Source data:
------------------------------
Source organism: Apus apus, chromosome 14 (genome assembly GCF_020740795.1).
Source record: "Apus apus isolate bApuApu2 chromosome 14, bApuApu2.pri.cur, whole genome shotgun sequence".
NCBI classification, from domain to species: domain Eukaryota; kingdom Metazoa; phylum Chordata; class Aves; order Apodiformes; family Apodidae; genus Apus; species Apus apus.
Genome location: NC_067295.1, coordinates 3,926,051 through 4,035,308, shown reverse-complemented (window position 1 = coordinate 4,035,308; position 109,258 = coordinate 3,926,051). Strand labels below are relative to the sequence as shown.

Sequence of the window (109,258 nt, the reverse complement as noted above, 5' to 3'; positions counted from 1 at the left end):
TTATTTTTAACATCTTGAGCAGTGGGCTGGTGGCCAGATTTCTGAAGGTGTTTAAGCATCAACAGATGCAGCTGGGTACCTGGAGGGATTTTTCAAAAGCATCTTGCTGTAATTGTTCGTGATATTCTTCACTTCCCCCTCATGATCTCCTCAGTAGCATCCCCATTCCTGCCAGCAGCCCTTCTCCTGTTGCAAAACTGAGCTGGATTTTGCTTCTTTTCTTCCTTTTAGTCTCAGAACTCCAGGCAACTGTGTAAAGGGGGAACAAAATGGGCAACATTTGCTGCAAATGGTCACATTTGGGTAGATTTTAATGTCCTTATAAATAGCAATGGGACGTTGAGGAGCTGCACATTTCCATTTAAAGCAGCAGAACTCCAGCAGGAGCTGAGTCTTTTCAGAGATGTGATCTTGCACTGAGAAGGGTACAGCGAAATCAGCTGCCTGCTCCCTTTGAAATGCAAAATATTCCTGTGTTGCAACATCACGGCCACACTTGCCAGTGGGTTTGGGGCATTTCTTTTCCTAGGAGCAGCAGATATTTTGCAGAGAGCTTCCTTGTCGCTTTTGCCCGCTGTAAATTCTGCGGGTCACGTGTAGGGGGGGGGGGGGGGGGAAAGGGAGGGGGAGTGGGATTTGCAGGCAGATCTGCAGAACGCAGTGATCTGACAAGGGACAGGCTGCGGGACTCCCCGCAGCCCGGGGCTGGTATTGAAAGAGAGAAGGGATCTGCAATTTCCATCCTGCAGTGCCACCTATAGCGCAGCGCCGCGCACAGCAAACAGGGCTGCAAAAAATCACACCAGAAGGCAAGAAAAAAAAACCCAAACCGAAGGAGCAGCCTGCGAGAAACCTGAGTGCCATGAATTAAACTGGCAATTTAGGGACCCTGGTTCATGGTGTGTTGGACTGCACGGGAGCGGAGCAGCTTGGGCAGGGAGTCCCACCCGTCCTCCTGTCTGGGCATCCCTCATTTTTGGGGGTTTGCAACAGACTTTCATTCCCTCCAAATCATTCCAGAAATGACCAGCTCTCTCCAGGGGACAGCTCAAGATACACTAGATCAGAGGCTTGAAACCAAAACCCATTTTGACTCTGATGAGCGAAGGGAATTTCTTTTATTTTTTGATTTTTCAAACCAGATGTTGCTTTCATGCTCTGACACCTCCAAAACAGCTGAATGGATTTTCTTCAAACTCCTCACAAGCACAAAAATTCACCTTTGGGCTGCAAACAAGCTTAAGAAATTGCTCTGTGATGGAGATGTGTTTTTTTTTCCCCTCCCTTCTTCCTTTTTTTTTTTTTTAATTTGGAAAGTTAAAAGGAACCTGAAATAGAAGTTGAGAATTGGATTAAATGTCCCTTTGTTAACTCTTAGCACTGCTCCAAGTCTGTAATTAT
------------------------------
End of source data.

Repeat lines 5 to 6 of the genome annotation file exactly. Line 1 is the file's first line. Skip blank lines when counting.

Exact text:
Sequence of the window (109,258 nt, the reverse complement as noted above, 5' to 3'; positions counted from 1 at the left end):
TTATTTTTAACATCTTGAGCAGTGGGCTGGTGGCCAGATTTCTGAAGGTGTTTAAGCATCAACAGATGCAGCTGGGTACCTGGAGGGATTTTTCAAAAGCATCTTGCTGTAATTGTTCGTGATATTCTTCACTTCCCCCTCATGATCTCCTCAGTAGCATCCCCATTCCTGCCAGCAGCCCTTCTCCTGTTGCAAAACTGAGCTGGATTTTGCTTCTTTTCTTCCTTTTAGTCTCAGAACTCCAGGCAACTGTGTAAAGGGGGAACAAAATGGGCAACATTTGCTGCAAATGGTCACATTTGGGTAGATTTTAATGTCCTTATAAATAGCAATGGGACGTTGAGGAGCTGCACATTTCCATTTAAAGCAGCAGAACTCCAGCAGGAGCTGAGTCTTTTCAGAGATGTGATCTTGCACTGAGAAGGGTACAGCGAAATCAGCTGCCTGCTCCCTTTGAAATGCAAAATATTCCTGTGTTGCAACATCACGGCCACACTTGCCAGTGGGTTTGGGGCATTTCTTTTCCTAGGAGCAGCAGATATTTTGCAGAGAGCTTCCTTGTCGCTTTTGCCCGCTGTAAATTCTGCGGGTCACGTGTAGGGGGGGGGGGGGGGGGAAAGGGAGGGGGAGTGGGATTTGCAGGCAGATCTGCAGAACGCAGTGATCTGACAAGGGACAGGCTGCGGGACTCCCCGCAGCCCGGGGCTGGTATTGAAAGAGAGAAGGGATCTGCAATTTCCATCCTGCAGTGCCACCTATAGCGCAGCGCCGCGCACAGCAAACAGGGCTGCAAAAAATCACACCAGAAGGCAAGAAAAAAAAACCCAAACCGAAGGAGCAGCCTGCGAGAAACCTGAGTGCCATGAATTAAACTGGCAATTTAGGGACCCTGGTTCATGGTGTGTTGGACTGCACGGGAGCGGAGCAGCTTGGGCAGGGAGTCCCACCCGTCCTCCTGTCTGGGCATCCCTCATTTTTGGGGGTTTGCAACAGACTTTCATTCCCTCCAAATCATTCCAGAAATGACCAGCTCTCTCCAGGGGACAGCTCAAGATACACTAGATCAGAGGCTTGAAACCAAAACCCATTTTGACTCTGATGAGCGAAGGGAATTTCTTTTATTTTTTGATTTTTCAAACCAGATGTTGCTTTCATGCTCTGACACCTCCAAAACAGCTGAATGGATTTTCTTCAAACTCCTCACAAGCACAAAAATTCACCTTTGGGCTGCAAACAAGCTTAAGAAATTGCTCTGTGATGGAGATGTGTTTTTTTTTCCCCTCCCTTCTTCCTTTTTTTTTTTTTTAATTTGGAAAGTTAAAAGGAACCTGAAATAGAAGTTGAGAATTGGATTAAATGTCCCTTTGTTAACTCTTAGCACTGCTCCAAGTCTGTAATTAT